I'm not entirely convinced that there is too much social mobility in the US, however much that we are told that there is. This little graphic from the NY Times has some interesting data on the topic.
Clearly there is mobility within class/economic structure, however the way I interpret what people think about "class mobility" within the US is that anyone can get from the bottom of the economic ladder to the top. Unfortunately, only 2.5% of the bottom quintile made it into the top quintile over a 10 year peroid, while 52.5% of the top quintile stayed there.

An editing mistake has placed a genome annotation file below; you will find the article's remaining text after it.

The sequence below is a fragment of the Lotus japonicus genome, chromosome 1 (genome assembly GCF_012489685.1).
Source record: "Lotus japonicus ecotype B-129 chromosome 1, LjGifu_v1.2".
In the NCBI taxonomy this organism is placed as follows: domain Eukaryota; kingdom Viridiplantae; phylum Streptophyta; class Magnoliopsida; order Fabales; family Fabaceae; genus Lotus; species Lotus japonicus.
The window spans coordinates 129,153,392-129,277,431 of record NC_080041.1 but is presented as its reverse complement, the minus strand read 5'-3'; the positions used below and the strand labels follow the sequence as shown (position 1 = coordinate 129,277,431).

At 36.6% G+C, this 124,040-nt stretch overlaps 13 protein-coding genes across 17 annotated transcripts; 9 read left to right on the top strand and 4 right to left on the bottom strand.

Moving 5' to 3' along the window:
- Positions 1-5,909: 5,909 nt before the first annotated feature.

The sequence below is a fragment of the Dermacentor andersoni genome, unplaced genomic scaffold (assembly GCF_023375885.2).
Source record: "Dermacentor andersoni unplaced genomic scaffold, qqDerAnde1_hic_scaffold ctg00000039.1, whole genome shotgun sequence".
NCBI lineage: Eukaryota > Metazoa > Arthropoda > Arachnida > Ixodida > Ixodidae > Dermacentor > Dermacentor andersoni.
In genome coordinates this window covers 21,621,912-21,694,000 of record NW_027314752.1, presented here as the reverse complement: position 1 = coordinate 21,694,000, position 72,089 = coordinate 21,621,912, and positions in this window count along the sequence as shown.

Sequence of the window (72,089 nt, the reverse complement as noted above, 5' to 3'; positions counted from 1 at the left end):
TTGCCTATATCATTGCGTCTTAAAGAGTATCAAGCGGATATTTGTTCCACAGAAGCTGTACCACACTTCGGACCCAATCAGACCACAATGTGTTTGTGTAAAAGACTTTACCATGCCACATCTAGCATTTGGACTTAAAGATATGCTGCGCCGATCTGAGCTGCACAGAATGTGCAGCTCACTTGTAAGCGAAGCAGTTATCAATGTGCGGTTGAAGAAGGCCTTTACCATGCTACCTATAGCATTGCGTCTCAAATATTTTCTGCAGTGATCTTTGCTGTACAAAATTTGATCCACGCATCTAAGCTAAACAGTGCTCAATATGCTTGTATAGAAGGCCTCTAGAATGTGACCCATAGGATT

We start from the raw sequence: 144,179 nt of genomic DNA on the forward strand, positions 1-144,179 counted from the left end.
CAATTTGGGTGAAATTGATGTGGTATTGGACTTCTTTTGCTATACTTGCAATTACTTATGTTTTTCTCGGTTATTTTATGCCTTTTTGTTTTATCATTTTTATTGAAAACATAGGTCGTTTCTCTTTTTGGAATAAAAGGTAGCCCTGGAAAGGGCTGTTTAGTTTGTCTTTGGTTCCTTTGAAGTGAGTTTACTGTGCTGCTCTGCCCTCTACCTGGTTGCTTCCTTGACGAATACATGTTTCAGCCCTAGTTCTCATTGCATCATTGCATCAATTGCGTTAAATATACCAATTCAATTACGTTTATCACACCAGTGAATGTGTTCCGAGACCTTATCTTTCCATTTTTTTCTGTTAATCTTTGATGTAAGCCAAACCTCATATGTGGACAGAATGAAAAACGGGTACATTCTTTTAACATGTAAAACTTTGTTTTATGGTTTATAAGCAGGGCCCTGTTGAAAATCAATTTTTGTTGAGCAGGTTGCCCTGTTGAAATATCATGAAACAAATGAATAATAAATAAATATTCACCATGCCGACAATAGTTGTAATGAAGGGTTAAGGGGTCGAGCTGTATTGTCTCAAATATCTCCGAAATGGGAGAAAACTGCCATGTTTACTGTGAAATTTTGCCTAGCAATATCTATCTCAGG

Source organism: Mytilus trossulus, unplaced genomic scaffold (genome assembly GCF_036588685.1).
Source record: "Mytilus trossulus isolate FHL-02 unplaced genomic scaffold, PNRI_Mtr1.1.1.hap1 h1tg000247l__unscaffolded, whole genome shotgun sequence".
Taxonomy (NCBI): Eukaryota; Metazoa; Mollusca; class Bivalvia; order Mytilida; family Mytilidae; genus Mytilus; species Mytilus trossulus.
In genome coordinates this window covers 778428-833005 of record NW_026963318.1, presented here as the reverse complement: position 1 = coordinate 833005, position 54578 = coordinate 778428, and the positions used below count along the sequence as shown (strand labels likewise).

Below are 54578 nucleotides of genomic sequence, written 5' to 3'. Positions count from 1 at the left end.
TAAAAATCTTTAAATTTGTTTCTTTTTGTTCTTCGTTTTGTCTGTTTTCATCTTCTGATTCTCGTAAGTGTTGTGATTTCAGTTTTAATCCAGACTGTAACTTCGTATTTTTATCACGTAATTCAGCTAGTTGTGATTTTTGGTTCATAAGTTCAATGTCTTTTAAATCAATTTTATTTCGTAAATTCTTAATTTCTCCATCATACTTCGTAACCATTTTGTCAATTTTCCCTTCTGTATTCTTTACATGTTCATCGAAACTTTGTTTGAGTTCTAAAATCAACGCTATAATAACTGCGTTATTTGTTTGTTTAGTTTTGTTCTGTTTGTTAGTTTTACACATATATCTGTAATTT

I appreciate that the folks in the top quintile aren't exactly rushing out to give up their spot (I'm certainly not), but I think the average American thinks its much easier than 2.5%. The graphic has a tab with "A Nationwide Poll" with some data that shows Americans think its alot easier to get to the top than it actually is.
Static sensitivity analysis: Computing robustness of Bayesian inferences to the choice of hyperparameters - Ryan Giordano wrote: Last year at StanCon we talked about how you can differentiate under the integral to automatically calculate quantitative hyperparam...
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